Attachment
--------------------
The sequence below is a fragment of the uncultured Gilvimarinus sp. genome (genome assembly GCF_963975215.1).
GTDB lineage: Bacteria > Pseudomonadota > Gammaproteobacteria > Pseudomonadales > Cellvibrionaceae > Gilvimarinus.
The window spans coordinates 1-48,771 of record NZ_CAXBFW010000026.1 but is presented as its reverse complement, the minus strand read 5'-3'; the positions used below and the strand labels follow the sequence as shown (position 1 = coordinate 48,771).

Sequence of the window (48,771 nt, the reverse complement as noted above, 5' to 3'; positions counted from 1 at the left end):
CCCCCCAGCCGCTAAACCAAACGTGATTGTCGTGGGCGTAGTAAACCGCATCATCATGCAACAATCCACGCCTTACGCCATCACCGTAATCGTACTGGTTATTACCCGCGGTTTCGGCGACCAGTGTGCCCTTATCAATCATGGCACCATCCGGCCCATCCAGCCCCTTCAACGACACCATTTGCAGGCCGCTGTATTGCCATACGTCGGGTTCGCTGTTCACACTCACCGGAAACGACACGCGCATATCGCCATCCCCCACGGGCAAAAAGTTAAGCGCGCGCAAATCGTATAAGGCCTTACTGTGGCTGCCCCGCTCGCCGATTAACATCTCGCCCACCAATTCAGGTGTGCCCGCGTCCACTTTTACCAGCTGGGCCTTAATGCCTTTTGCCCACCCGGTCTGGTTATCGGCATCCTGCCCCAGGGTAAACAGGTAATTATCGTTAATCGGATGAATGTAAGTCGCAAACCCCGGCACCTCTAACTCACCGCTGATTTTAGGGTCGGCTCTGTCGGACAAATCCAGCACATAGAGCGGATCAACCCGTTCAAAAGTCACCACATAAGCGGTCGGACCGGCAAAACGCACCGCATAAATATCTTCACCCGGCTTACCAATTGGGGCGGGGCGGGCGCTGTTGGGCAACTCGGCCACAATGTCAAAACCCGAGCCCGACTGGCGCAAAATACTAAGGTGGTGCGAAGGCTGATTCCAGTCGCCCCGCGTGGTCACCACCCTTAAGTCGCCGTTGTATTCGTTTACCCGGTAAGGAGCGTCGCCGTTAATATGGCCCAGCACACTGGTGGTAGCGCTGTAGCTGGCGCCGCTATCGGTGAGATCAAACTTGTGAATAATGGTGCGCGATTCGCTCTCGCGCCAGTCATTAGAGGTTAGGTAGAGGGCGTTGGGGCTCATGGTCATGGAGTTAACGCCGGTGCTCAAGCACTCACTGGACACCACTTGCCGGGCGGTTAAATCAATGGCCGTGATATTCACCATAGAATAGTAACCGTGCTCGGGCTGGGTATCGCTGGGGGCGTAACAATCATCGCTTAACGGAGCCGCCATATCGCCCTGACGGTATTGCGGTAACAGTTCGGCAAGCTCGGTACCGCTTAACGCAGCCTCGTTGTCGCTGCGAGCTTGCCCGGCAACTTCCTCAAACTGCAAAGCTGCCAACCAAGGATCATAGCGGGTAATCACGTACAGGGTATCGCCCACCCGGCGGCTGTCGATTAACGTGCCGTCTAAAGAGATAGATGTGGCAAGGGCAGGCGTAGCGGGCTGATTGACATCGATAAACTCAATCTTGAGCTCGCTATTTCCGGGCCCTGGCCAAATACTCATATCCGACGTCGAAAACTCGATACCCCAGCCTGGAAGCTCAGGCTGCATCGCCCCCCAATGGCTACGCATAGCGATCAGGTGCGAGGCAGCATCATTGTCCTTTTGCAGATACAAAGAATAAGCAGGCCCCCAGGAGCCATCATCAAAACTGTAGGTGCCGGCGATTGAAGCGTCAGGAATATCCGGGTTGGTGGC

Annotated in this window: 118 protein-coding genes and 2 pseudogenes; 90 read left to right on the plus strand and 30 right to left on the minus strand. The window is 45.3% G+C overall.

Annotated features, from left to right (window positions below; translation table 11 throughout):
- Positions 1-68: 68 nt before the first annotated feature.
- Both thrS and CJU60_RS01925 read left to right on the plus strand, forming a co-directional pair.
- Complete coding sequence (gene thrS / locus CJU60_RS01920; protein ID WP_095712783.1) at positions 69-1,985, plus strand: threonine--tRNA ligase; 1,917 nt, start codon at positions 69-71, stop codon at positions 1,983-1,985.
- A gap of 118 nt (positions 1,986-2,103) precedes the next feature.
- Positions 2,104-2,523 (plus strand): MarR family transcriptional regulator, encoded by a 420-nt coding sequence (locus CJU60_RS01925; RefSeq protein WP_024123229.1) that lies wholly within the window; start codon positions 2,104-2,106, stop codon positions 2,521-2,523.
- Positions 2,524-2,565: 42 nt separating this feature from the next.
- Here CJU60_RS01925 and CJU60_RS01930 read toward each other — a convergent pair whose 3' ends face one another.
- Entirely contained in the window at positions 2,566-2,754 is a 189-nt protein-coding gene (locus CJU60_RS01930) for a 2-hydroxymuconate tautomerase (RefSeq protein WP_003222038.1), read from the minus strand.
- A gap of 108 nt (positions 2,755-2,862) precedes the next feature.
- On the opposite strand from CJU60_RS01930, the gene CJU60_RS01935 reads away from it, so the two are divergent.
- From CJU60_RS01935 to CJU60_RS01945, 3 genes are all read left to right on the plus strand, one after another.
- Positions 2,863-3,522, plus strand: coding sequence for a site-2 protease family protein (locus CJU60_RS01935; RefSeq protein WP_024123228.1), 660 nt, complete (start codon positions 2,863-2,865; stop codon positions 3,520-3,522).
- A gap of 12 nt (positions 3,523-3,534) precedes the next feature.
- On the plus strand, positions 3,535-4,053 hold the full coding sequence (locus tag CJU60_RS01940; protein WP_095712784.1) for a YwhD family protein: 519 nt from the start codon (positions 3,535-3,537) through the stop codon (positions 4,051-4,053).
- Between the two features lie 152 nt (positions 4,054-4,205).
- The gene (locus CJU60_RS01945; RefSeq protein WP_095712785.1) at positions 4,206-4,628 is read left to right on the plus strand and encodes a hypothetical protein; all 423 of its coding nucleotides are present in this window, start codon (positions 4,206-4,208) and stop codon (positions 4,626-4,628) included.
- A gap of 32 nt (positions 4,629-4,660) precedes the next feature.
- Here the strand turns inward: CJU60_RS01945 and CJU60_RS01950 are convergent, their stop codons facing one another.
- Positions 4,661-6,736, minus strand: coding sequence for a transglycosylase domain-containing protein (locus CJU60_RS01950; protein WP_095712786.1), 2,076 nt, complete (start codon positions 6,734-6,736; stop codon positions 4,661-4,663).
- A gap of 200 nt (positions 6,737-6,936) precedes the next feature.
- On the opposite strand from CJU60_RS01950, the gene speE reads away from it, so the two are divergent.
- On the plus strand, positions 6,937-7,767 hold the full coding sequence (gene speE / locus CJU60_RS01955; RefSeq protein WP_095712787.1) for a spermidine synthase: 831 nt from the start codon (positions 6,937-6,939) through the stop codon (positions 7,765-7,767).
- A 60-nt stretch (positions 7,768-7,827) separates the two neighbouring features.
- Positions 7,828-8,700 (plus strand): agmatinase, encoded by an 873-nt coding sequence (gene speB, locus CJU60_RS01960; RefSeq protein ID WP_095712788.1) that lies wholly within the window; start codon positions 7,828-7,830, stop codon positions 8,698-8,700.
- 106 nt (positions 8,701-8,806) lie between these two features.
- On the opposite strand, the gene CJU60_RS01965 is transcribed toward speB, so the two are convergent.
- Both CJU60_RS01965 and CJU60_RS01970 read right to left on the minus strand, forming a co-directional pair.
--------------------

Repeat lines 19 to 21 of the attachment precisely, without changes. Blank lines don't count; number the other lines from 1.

- Positions 2,863-3,522, plus strand: coding sequence for a site-2 protease family protein (locus CJU60_RS01935; RefSeq protein WP_024123228.1), 660 nt, complete (start codon positions 2,863-2,865; stop codon positions 3,520-3,522).
- A gap of 12 nt (positions 3,523-3,534) precedes the next feature.
- On the plus strand, positions 3,535-4,053 hold the full coding sequence (locus tag CJU60_RS01940; protein WP_095712784.1) for a YwhD family protein: 519 nt from the start codon (positions 3,535-3,537) through the stop codon (positions 4,051-4,053).